No Duma for old men: Nationalists propose maximum age limit for MPs

© Vladimir Fedorenko
A Russian MP representing populist-nationalist party LDPR has drafted a bill on an upper age limit for State Duma members, claiming the move would make the parliament younger and healthier.

According to the draft prepared by Irina Chirkova, Russian law must be amended with a provision that bans candidates from running in parliamentary polls if they have turned 70 before the actual day of elections.

Chirkova said in press comments that lawmakers’ work demanded significant strength and endurance, and was especially difficult for elderly people. She also noted that since Russia has a maximum age limit of 70 years for appointed civil servants, it would be fair if the same applied to elected officials.

READ MORE: Nationalists want compulsory drug tests for Russian schoolchildren

She also said that about 20 current State Duma members will be over 70 by the time of the next parliamentary elections. These include the head of her own Liberal-Democratic party, Vladimir Zhirinovsky, who is currently 69.

The MP also told Izvestia daily that she didn’t expect any support from the parliamentary opposition, because if the bill is adopted the leaders of those parties wouldn’t be able to run in the next parliamentary polls. Chirkova also expressed confidence that the majority United Russia party, together with the United Popular Front movement (not represented in the State Duma) would throw its weight behind the bill as it would help to save budget funds, an important part of its agenda.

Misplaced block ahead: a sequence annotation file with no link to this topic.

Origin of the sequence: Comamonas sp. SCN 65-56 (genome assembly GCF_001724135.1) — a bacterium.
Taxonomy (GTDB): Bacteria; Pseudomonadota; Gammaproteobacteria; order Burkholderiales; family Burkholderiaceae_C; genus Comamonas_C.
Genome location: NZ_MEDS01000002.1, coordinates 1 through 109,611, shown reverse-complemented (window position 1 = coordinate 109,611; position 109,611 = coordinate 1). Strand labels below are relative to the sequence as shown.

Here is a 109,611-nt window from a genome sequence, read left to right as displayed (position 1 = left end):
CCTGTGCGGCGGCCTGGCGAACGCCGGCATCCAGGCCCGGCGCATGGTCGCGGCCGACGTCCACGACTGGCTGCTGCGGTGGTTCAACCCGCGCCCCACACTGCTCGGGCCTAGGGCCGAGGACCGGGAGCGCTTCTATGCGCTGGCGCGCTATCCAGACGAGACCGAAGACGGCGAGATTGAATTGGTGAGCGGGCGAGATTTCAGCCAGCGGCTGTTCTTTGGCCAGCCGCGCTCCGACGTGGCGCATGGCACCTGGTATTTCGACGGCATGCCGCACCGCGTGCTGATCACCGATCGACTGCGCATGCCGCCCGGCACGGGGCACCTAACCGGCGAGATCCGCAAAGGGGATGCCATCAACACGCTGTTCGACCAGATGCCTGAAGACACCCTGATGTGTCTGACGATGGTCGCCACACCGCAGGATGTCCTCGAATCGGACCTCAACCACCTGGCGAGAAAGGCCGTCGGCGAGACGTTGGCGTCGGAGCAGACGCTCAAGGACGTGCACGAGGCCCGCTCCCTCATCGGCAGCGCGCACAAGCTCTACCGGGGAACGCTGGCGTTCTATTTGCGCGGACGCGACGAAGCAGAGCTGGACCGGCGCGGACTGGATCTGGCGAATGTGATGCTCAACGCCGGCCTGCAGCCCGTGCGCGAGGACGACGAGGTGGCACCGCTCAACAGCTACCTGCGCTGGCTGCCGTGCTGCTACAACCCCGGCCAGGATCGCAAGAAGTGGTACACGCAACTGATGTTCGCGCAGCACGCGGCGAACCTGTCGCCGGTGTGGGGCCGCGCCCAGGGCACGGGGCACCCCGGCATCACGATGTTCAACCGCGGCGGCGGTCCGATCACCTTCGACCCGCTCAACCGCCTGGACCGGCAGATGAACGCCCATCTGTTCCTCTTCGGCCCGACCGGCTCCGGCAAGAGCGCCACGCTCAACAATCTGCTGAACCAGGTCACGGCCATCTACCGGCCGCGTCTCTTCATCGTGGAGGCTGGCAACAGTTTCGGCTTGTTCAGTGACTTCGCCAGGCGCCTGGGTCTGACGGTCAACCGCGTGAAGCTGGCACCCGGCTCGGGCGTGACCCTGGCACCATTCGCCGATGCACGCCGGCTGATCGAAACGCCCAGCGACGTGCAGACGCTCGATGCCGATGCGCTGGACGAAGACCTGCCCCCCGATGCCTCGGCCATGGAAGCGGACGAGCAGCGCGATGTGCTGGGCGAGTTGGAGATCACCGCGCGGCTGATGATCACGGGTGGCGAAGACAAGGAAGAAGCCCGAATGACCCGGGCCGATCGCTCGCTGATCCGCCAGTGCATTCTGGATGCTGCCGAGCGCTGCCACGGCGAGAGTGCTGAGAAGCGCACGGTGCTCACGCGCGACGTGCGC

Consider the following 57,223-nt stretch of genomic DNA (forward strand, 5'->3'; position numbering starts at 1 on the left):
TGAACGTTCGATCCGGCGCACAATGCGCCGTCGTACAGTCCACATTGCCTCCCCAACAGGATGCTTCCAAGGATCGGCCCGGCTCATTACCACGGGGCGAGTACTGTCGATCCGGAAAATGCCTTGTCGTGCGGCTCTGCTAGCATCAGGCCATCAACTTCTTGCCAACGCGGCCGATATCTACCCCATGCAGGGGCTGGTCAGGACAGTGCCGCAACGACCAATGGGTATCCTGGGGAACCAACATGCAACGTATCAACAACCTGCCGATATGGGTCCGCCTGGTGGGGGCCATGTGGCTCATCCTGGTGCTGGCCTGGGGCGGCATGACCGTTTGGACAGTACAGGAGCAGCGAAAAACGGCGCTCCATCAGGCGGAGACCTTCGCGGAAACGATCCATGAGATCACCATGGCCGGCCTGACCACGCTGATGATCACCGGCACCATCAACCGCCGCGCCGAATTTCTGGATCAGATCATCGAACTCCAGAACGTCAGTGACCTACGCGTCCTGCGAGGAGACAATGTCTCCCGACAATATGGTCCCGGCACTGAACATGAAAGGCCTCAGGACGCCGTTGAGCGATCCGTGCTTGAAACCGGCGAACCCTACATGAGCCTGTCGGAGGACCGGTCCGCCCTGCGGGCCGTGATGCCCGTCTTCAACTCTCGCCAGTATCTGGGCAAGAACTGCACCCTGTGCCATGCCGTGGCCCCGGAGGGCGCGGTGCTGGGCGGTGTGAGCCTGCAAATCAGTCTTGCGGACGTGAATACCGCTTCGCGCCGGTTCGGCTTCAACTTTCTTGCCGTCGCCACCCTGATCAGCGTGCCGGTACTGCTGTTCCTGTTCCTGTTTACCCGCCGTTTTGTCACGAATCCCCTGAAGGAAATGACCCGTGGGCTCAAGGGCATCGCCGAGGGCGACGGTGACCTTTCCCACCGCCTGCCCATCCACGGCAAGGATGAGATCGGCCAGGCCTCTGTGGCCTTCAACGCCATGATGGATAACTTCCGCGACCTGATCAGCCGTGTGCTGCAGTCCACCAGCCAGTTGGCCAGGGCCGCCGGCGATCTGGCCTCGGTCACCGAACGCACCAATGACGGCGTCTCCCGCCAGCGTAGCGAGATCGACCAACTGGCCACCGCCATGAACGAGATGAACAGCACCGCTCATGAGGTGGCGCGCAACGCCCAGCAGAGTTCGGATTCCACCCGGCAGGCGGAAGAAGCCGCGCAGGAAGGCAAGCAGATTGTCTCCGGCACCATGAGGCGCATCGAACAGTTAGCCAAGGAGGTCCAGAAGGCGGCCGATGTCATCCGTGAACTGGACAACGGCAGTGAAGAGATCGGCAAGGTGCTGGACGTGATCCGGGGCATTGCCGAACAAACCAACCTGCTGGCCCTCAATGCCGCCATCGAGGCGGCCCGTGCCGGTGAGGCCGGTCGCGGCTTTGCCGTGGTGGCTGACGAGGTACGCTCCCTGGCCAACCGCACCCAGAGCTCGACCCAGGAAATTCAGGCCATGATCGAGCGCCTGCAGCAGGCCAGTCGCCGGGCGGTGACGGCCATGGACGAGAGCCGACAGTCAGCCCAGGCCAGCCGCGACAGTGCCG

Vasily Shestrakov MP (United Russia) has already supported the idea. He said that as there were other professions with a maximum age limit, introducing one for lawmakers would not be discriminatory.

READ MORE: Lower house scandal: Pro-Putin movement seeks probe into nationalist insults

At the same time, Vyacheslav Lysakov MP (United Russia) told reporters that he doubted Chirkova’s initiative would fulfill its main stated objective – saving budget funds. He also added that the renewal of the lower house should be achieved merely by electing active people.

It should be noted, however, that in 2014 Lysakov submitted an opposite proposal that sought to raise the minimum age for MPs from the current 21 years to 25. The house did not support that bill.